Chic St. Barthelemy could be said to be the island of many names: in addition to St. Barthelemy, it is often referred to as "St. Barths," "St. Barth's" and "St. Bart's." A tiny idyll of the French Antilles--about 8.5 square miles--located between the Caribbean and the Atlantic, it is a frequent stop on Caribbean voyages from Florida.
Fine villas in ice cream colors dot the hillsides around the capital of Gustavia, where boutiques sell Chanel, Hermes, Versace, Gucci, Bvlgari and other designer labels, and multi-million dollar yachts are moored in the marina. Also of interest to cruise passengers are great restaurants serving French cuisine and more than a dozen white sand beaches--visitors may encounter topless sunbathing as is common in the French Riviera.
Columbus discovered St. Bart's in 1493 and named it after Bartholomew, one of the 12 apostles of Jesus Christ. Many of the island's residents are descendants of people from Brittany and Normandy in France, and some have Swedish ancestry.
A popular tour sold on board ships circumnavigates the island and makes a stop at a cove for a swim. The tour employs RIB speedboat (similar to the vessels used by the U.S. Coast Guard to rescue sailors in distress) with room for about 11 participants. Tour guides point out the villas of the rich and famous who have bought property on St. Bart's, including those of David Letterman and Rudolph Nureyev as well as the villas and hideaways of others who visit frequently including Tom Hanks, Tom Cruise and Madonna. The tour zips participants from one gorgeous cove to another --some with the rocky cliff formations or "calanques" also found in the south of France that reminds travelers of such places as Marseilles, St. Tropez and Cassis. In St. Jean Bay, the boat lingers with the sight of Eden Rock Hotel in one corner and St. Bart's legendary airport, with its beach-towel-sized runway that ends in the ocean, in another, and participants often see airplanes taking off directly over sunbathers on the beach, and their boat.
The whole circumnavigation of the island takes about an hour and participants stand --there are no seats in this type of boat as the speeds it can attain can be too jarring (up to 48 knots, making for a sometimes bumpy ride when the boat hits waves). When we left the Caribbean side and got to the rougher Atlantic side of St. Barts, we understood. Towards the end of the excursion, the boat stops in a cove and participants jump right in for a swim.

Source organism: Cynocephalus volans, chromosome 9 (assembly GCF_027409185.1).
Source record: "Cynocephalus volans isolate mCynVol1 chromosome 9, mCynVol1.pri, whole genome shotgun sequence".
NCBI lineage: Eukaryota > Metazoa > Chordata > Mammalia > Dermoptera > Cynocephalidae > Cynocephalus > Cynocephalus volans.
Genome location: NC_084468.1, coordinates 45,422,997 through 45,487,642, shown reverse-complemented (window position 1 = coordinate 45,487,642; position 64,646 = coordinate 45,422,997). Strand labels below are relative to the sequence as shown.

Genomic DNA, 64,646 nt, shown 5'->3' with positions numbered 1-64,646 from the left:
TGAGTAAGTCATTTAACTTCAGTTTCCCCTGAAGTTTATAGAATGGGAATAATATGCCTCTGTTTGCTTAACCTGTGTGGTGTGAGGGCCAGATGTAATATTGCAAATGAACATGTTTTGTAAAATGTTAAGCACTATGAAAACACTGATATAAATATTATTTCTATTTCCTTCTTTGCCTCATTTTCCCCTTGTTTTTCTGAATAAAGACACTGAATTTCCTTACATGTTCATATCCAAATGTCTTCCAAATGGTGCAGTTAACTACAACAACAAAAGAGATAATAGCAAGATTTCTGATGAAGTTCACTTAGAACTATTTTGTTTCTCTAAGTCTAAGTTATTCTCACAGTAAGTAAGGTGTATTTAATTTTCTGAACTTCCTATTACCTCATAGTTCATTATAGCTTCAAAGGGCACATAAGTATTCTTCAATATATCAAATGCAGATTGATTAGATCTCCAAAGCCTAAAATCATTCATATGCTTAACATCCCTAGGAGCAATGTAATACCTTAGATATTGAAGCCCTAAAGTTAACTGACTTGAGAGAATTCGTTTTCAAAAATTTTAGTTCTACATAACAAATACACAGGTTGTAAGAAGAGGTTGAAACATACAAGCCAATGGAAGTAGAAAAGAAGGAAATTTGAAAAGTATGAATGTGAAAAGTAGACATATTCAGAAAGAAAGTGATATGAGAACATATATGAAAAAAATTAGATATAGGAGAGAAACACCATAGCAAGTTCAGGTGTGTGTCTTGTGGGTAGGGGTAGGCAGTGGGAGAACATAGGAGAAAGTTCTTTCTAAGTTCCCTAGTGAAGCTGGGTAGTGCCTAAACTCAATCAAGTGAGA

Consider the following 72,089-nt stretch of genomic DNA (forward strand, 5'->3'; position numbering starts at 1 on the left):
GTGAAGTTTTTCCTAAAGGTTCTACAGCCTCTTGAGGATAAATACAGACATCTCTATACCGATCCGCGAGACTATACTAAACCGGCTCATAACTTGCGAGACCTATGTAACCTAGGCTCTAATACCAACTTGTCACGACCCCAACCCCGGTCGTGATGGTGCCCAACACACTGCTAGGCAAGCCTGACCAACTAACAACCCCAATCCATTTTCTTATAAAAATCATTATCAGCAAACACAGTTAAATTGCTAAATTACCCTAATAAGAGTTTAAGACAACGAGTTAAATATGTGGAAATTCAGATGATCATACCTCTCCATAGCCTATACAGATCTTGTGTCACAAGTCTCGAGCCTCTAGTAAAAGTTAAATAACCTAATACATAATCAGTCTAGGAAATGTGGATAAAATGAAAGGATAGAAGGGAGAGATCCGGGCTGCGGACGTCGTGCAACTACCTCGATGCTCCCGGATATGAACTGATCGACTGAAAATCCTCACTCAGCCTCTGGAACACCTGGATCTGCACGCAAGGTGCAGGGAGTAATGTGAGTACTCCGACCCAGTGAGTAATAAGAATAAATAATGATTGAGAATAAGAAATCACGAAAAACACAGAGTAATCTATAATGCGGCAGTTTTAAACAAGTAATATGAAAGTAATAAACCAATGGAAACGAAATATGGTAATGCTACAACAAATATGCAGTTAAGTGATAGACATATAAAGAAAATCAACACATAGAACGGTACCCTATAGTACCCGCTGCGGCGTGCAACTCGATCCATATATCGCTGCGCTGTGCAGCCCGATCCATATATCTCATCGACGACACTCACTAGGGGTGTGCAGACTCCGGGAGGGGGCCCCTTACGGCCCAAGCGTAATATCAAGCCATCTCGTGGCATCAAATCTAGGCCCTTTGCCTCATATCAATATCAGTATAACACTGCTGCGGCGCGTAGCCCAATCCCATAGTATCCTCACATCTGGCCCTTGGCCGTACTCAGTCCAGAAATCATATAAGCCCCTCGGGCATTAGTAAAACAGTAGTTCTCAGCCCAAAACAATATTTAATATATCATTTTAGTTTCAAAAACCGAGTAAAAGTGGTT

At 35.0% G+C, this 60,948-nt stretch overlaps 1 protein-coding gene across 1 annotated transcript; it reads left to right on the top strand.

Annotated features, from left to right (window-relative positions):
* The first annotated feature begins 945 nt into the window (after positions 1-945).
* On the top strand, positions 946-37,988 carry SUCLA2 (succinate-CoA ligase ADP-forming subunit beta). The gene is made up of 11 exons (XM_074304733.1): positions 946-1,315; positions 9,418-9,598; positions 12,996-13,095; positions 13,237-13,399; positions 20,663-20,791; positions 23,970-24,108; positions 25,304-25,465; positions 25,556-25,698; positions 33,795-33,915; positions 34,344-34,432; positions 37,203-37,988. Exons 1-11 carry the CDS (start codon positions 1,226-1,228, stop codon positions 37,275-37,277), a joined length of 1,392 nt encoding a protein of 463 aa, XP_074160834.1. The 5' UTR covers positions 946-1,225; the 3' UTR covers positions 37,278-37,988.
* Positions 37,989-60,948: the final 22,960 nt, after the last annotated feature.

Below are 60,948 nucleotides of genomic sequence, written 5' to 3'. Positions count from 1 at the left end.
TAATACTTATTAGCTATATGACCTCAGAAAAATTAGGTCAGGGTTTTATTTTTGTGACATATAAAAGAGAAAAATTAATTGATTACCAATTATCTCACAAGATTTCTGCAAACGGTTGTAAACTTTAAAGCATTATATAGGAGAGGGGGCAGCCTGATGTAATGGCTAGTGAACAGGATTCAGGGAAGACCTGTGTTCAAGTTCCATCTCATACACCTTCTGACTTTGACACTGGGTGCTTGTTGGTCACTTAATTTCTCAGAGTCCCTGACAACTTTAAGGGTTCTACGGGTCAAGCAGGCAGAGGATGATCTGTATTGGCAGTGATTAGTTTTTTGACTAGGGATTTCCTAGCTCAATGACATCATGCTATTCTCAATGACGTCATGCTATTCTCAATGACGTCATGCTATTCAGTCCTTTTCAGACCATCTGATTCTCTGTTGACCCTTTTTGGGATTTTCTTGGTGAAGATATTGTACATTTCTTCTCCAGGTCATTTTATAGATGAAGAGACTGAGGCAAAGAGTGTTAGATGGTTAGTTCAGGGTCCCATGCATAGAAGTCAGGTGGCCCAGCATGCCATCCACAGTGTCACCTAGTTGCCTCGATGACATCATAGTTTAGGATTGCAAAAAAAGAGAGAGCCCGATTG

Good beaches for swimming and snorkeling include Marigot Beach on the north shore. Another good spot for snorkeling and diving is Les Gros Ilets, two rocky formations guarding the entrance to Gustavia, where turtles, squids, sponges in many colors and other marine life are usually visible.
Partaking of local flavors is a must in St. Bart's. Lunch or dinner --if your ship stays in port long enough --is a pleasure at one of the island's restaurants serving gourmet French fare. Among these is La Plage offering French dishes and seafood in St.-Jean, and Wall House serving French and Creole cuisine in the La Pointe area of Gustavia. A picnic on a beach with supplies from one of the local delis is a good, less expensive option and delightful with a bottle of French wine and perhaps paté or cheese on a baguette. Among the delis is La Rotisserie on Oskar II, convenient to the harbor in Gustavia.
Cruise lines that call on Gustavia include Azamara, Crystal, Holland America, Regent Seven Seas, Seabourn, Silversea and Windstar.IF YOU GO --For additional information on Gustavia and St. Barts, visit gotostbarths.comCopyright © 2015, The Baltimore Sun